Engineering consultancy accused of 'looting' city

Tshwane manager flouts rules to award firm massive contract

12 August 2018 - 00:04 By CAIPHUS KGOSANA

An engineering consultancy is bleeding the City of Tshwane dry after being handed infrastructure projects worth R12bn to manage - raking in a quarter of a billion rands in middleman commissions in the past six months.
City officials who spoke to the Sunday Times described the deal as looting on a grand scale.
Now mayor Solly Msimanga wants answers from city manager Moeketsi Mosola, who brought the firm in against legal opinion that suggested doing so was illegal.
The Sunday Times can reveal that Mosola further disregarded resistance from senior officials in the city, some of whom were stripped of their powers when they questioned the move.
Msimang has asked his legal adviser to investigate the contract and has written to Mosola demanding to know how it was entered into.
The engineering consultancy, Midrand-based GladAfrica, has scored R250m in consultancy fees from the city's roads and transport division since it was brought on board in November 2017, according to sources within the city.
The company has overseen the management of mega projects such as the Tshwane bus rapid transport system, the Rooiwal wastewater treatment plant, and all road maintenance and construction projects.
Mosola chose GladAfrica from a list of suppliers he obtained from the Development Bank of Southern Africa (DBSA), using a procurement regulation that allows a municipality to use an existing contract with another state organ to obtain a supplier without going through normal tender processes. He signeda three-year open-ended contract.
In the legal opinion, senior counsel JD Maritz said the city should have followed proper supply chain management processes in contracting the firm, as regulations allowing it to bypass this process did not apply in this case.
Maritz advised that municipal supply chain management regulation 32, which allows for deviation from normal tender processes, could not apply because the contract that Tshwane entered into with GladAfrica differed significantly from the agreement it had with the DBSA.In November, after the consultancy was appointed, the city's COO, James Murphy, warned Mosola that bringing in GladAfrica was not a good idea as the company charged exorbitant consultancy rates, more than what had been paid for similar work in the past.
"The agreed-to tariffs are higher than what the city has been and is paying for similar work. This may result in more money being paid for consultancy fees than actual project implementation, contrary to the directive on cost containment and the curtailment of using consultants," the COO wrote.
In terms of the contract signed with GladAfrica, the company provides a variety of project management services including engineering, systems planning, financial planning and management, and legal and contract management.
Over and above pocketing a fee of 10% of the value of each project that it manages, the company also charges the city between R2,000 and R4,000 an hour for contracting skilled professionals such as engineers, project managers, accountants and legal experts.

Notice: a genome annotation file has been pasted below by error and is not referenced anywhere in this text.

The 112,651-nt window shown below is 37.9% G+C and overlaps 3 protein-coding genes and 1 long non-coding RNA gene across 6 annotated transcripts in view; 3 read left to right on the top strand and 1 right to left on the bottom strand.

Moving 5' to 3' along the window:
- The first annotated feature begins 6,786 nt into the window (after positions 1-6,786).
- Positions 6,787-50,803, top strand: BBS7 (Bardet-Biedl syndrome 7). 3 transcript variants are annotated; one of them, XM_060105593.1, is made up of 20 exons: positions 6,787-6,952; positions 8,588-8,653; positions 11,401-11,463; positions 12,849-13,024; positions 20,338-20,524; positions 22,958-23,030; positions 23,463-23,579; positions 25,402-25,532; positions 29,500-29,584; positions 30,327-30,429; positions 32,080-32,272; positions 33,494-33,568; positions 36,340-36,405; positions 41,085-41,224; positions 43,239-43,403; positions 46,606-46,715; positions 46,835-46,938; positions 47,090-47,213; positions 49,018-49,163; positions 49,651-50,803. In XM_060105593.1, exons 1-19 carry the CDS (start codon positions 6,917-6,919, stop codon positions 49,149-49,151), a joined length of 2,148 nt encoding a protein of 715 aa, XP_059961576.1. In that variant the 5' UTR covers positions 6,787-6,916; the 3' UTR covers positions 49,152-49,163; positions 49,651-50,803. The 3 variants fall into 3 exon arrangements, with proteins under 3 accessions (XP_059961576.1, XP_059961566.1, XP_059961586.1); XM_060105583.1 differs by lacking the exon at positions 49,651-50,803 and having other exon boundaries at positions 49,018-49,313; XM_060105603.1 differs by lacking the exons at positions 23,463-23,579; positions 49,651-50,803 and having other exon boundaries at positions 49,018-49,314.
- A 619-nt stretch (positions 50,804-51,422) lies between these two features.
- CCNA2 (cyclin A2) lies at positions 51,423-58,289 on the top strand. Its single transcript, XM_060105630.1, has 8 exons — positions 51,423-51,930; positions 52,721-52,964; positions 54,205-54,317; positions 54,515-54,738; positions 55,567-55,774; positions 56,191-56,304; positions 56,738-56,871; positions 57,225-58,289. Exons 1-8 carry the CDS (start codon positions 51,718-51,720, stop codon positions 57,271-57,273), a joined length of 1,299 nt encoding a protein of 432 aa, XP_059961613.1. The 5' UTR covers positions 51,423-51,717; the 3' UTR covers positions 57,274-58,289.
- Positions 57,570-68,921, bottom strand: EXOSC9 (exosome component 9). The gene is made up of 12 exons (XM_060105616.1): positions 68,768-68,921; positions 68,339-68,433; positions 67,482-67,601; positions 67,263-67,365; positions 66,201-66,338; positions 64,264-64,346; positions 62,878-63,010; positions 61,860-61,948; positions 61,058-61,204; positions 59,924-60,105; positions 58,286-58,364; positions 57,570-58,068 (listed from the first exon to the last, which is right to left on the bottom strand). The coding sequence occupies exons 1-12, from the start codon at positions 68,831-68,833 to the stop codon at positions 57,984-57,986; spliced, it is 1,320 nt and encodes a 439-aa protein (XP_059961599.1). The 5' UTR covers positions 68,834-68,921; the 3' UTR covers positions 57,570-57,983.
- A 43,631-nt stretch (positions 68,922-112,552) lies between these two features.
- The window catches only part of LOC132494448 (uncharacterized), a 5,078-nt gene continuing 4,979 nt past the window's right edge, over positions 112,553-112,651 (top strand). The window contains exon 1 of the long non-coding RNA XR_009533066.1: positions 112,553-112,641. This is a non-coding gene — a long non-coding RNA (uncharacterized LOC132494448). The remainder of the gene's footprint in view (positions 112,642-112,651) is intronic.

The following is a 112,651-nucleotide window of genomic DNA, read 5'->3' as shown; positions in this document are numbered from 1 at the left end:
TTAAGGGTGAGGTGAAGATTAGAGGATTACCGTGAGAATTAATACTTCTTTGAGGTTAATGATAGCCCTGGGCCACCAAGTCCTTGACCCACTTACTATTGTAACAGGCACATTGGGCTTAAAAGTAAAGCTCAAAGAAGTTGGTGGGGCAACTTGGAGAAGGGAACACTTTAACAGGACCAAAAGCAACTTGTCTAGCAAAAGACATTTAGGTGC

An engineer who has done work for the city for years, and who asked not to be named, told the Sunday Times that fees for engineering services are normally between R800 and R1,200 an hour.
The engineer said contractors now had to approach GladAfrica for any Tshwane-related work as the company outsources all projects to outside professionals.
This was corroborated by another official in the city, who also views the contract as unnecessary and costly."These guys don't do the work, they are middlemen. They subcontract all the work. This is looting," said the city official, who asked not to be named.
He said the arrangement was the same as that which Gupta-linked firm Trillian had with entities such as Eskom and Transnet.
Msimanga's spokesperson, Samkelo Mgobozi, said the mayor had "put a number of written questions to the city manager as custodian of the supply chain management process. The questions relate to how the contract was procured, tender specifications and operational risks to the city."
Mosola confirmed that the mayor had asked him for an explanation. He declined to comment further.
"The executive mayor has formally written to me to compile a comprehensive response with regards to the same matter. My comprehensive memo of responses will be submitted on Monday," he said.
GladAfrica said it was a competent project manager with 16 years' experience and had been appointed following a clear procurement process.
"GladAfrica submitted a bid to the City of Tshwane and was appointed after the city followed its supply chain processes. The bid included proposed rates that were accepted by the city and the billing has since been in accordance with the accepted rates and services provided. The appointment is of a multidisciplinary nature and is implemented as such," it said. It did not respond to detailed questions about the nature of its relationship with the city.

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